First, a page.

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How Camping in the Desert Works


Desert and Wildlife Camping
The desert is home to a frightful assortment of creatures that can ruin your camping trip with a single sting or bite, like this rattlesnake.
The desert is home to a frightful assortment of creatures that can ruin your camping trip with a single sting or bite, like this rattlesnake.
iStockphoto/Thinkstock

Although it doesn't contain as much wildlife as, say, a rainforest, the desert is home to many wild animals, birds and insects. Desert animals are supremely adapted to their surroundings, and many of them have adapted to manage their body heat and to blend in with the landscape. Signs of desert wildlife are typically much more subtle than in other regions, with temperature and time of day playing a big role in whether or not animals and other creatures will be out and about [source: NPS.gov].

Because the daytime heat is so powerful in the desert, many animals are nocturnal and spend most of the day sleeping in burrows or shaded areas. That can make it difficult for people to observe them without night-vision goggles. The best times to view mammals like prairie dogs, rabbits or even coyotes, are in the early morning and late evening, or in the spring or fall. Birds and reptiles are seen more commonly during the day than mammals, and many desert regions are home to a rich variety of both.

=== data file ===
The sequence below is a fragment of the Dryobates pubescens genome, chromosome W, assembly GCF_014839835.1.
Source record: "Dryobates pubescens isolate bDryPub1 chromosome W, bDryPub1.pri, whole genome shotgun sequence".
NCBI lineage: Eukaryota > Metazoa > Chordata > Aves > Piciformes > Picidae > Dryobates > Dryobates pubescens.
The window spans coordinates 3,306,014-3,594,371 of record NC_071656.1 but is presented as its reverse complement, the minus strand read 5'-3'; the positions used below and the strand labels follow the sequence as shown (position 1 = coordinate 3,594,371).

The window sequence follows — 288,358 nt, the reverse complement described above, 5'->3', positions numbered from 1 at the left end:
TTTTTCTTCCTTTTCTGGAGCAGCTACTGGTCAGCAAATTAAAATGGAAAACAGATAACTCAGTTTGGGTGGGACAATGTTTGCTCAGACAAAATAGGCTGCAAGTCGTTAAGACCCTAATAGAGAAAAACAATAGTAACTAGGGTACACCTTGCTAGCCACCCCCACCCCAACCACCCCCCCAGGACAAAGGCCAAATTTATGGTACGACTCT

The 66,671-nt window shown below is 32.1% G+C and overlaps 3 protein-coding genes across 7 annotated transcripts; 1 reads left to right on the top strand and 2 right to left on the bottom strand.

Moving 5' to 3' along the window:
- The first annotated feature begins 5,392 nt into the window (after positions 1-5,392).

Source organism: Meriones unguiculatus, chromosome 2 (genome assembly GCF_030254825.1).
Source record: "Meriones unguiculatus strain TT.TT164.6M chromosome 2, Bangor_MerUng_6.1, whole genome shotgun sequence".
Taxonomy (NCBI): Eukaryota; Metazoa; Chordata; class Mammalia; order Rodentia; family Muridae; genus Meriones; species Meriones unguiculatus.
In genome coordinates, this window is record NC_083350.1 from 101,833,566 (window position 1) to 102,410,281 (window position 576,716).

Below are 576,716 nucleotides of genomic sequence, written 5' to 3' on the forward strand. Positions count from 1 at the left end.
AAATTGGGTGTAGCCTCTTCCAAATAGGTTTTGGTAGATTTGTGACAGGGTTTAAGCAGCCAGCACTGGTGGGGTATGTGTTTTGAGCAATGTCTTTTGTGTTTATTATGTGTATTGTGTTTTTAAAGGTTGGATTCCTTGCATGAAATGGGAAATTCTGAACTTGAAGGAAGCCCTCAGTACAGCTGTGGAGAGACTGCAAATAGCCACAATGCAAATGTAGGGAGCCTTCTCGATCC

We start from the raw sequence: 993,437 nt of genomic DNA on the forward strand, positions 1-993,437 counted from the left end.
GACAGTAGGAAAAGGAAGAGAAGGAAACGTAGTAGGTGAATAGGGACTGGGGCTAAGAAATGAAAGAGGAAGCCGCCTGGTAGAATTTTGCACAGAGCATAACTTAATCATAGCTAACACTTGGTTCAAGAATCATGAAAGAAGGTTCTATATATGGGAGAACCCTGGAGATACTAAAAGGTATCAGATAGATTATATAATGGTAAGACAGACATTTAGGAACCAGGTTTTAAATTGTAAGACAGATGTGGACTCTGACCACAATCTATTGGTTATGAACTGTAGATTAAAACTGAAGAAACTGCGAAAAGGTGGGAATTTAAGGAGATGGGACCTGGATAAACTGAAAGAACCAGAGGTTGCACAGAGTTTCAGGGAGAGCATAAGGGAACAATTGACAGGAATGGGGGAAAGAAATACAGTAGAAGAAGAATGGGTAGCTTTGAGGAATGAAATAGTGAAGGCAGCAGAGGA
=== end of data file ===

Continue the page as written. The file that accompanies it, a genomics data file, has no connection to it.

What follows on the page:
It's impossible to discuss wildlife without mentioning the many venomous insects and snakes that call the desert home, though. From scorpions and rattlesnakes to venomous spiders like the black widow and brown recluse, the desert hosts a frightful assortment of creatures that can ruin your vacation with a single sting or bite. The insects that have caused the most incidents in the American Southwest in recent years are Africanized bees, which are known to attack without provocation. If you encounter these hostile bees, your best recourse is to hightail it out of there [source: Megroz].

American deserts are home to several types of venomous snakes, including rattlesnakes, coral snakes and copperheads. Most of those species aren't aggressive unless they are provoked, so the best thing you can do to avoid having your camping trip cut short because of a snake bite is to be aware of your surroundings and to steer clear of any snakes. And don't even bother laying a ring or rope around your campsite; the myth that snakes won't cross a rope line has long been debunked [source: Tilton].

Rattlesnake bites, though usually not fatal, can be very painful, and hospital bills can cost thousands of dollars, and a bite can leave you with long-term tissue damage. Even if the weather is mild, it's a good idea to sleep in a tent and to keep the tent properly sealed in order to prevent snakes or other creepy crawlers from entering your sleeping bag. And if you know you're going to be camping in snake country, it's a good idea to carry a snakebite kit, which contains an extractor pump to remove venom. (Most snake venom pumps are also effective in treating bee or wasp stings) [source: ScienceDaily].


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